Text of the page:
Day 11: The Scourge of the Kaiserbird

Abraham Morris, unsung hero of the Nama War, here as a scout for the Union of South Africa forces when they invaded German Southwest Africa during the First World War. He expected South Africa to reward him by allowing him back into his motherland. He was wrong.

One of the unsung heroes in “The Scourge of the Kaiserbird” is Abraham Morris. I used Abraham as a minor character, but in truth he is larger than life. His story has already inspired one novel, “The Return” by James Ambrose Brown, so I did not want to pursue his exploits further in my own rendition of the weird, wonderful and tragic happenings of the Nama War of 1904-1908, these dates being very arbitrary, as we will see shortly.

The man Abraham Morris was born in Warmbad, Namibia, around 1872 out of the marriage between a Scotsman and a Bondelswart Nama woman. He grew up deeply religious, probably in the Catholic tradition which dominated the deep south of Namaland.

The most remarkable thing about Morris is the fact that his involvement in the Nama War places the dates of the war into a controversial argument. It is generally accepted that the Nama War started with a declaration of war by Hendrik Witbooi on 3 October 1904, just two months after Witbooi had still acted as an ally to the Germans in the war on the Hereros.

Yet, one year earlier, on 25 October 1903 to be precise, a small incident about a billy goat in the town of Warmbad led to some German soldiers taking a Nama man prisoner. At the police station a group of Namas gathered to protest, among them Abraham Morris and Jakob Morenga.

The situation escalated when lieutenant Walther Jobst used force and shots were fired. Two bodies lay in the sun, that of the young lieutenant and that of the Nama leader, Jan Abraham Christiaan. This incident sparked a Nama uprising or rather a Bondelswarts Nama uprising.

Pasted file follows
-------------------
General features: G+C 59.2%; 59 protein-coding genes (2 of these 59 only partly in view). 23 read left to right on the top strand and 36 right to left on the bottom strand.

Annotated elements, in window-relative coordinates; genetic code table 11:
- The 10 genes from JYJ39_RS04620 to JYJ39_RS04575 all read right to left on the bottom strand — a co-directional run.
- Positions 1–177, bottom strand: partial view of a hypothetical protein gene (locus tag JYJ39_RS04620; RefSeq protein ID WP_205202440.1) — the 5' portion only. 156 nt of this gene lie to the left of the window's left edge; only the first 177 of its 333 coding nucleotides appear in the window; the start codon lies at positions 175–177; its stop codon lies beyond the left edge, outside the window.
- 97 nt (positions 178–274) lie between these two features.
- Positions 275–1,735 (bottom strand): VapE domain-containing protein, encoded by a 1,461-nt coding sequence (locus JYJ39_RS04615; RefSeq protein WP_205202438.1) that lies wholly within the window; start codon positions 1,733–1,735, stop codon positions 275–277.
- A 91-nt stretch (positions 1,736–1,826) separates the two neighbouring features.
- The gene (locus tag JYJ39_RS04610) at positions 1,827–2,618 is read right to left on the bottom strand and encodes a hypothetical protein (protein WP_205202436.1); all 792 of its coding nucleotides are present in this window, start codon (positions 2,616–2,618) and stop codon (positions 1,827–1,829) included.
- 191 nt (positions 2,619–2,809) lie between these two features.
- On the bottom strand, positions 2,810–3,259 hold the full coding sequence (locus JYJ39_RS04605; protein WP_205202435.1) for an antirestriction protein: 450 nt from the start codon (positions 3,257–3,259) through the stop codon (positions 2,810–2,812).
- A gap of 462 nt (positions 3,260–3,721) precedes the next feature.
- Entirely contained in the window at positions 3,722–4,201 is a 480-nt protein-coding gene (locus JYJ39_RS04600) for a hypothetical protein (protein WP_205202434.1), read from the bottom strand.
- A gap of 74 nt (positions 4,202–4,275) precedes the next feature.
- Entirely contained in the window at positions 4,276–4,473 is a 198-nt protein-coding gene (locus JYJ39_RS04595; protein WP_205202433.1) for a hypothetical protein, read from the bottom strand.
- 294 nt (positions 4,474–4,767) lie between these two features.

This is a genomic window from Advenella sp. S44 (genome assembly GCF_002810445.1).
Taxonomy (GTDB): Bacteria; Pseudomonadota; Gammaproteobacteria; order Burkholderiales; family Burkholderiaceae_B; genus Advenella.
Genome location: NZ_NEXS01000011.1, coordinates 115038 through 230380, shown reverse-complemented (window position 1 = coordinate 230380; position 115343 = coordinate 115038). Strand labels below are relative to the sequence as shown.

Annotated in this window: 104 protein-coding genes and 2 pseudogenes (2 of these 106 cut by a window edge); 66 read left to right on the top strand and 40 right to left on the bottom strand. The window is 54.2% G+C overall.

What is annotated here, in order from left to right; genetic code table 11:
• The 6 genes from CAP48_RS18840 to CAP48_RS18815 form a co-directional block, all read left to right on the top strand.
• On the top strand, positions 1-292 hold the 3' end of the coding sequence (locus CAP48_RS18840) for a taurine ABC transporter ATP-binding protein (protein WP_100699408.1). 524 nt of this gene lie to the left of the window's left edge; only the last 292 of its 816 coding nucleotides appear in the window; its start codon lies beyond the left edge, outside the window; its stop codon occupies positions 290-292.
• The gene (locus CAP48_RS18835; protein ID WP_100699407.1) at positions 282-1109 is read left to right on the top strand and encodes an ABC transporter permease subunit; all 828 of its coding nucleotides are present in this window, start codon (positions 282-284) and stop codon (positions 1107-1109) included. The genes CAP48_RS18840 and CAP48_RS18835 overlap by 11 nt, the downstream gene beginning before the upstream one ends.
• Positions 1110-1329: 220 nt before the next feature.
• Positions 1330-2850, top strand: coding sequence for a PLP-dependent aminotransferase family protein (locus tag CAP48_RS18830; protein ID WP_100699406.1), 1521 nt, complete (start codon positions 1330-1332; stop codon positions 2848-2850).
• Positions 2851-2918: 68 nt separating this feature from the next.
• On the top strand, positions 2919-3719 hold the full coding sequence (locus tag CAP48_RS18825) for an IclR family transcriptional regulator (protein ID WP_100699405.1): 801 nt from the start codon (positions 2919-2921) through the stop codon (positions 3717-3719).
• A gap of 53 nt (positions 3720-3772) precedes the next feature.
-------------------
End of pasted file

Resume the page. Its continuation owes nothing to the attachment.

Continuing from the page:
Morris and Marengo fled into the Karas mountains and a fully fledged guerilla war followed, to such an extent that the governor of the country, Leutwein rushed down south to come and restore the peace. His absence allowed the Hereros in the north to rise up and to organise their rebellion. When the first shots of the Herero war were fired Leutwein was still down south trying his best to negotiate peace. Morris and Morenga were not included in the peace talks. Instead Leutwein made the fatal mistake of placing a price on their heads.

Long before Hendrik Witbooi’s declaration of war on 3 October 1904 Abraham Morris and Jakob Marengo were already fighting the Germans as witnessed by this photograph taken at Uhabis in the territory of the Bondelswarts. Note the date of 8 November 1903.

Events in the north forced Leutwein to go back to fight the Hereros, leaving the Bondelswarts to his men at Warmbad. During the time of the Herero war, January to August 1904, the Bondelswarts were involved in numerous skirmishes with the small band of Germans at Warmbad. On 10 December the Germans under colonel von Burgsdorff, aided by Hendrik Witbooi and his Khowesin and !Aman Namas won a battle against the Bondelswarts but two days later, on 10 December the Bondelswarts defeated lieutenant Böttlin in the battle of Hartebeestmund, wounding the lieutenant and some of his men.

A remarkable thing happened. Morris and Marengo took the wounded Böttlin and his men across the Gariep river to the Roman Catholic mission station at Pella for treatment. Within the context of the Nama war this was extraordinary because no such mercy was ever shown to any Nama or Herero soldier.

The Bondelswarts continued their resistance during 1904 while Hendrik Witbooi was still on the side of the Germans. Witbooi changed his mind, probably when he witnessed first hand the cruelty of the Germans during the Herero war. Then, on 3 October 1904, came his declaration of war against Germany. He was immediately joined by his former enemies, the Bondelswarts of Morris and Marengo.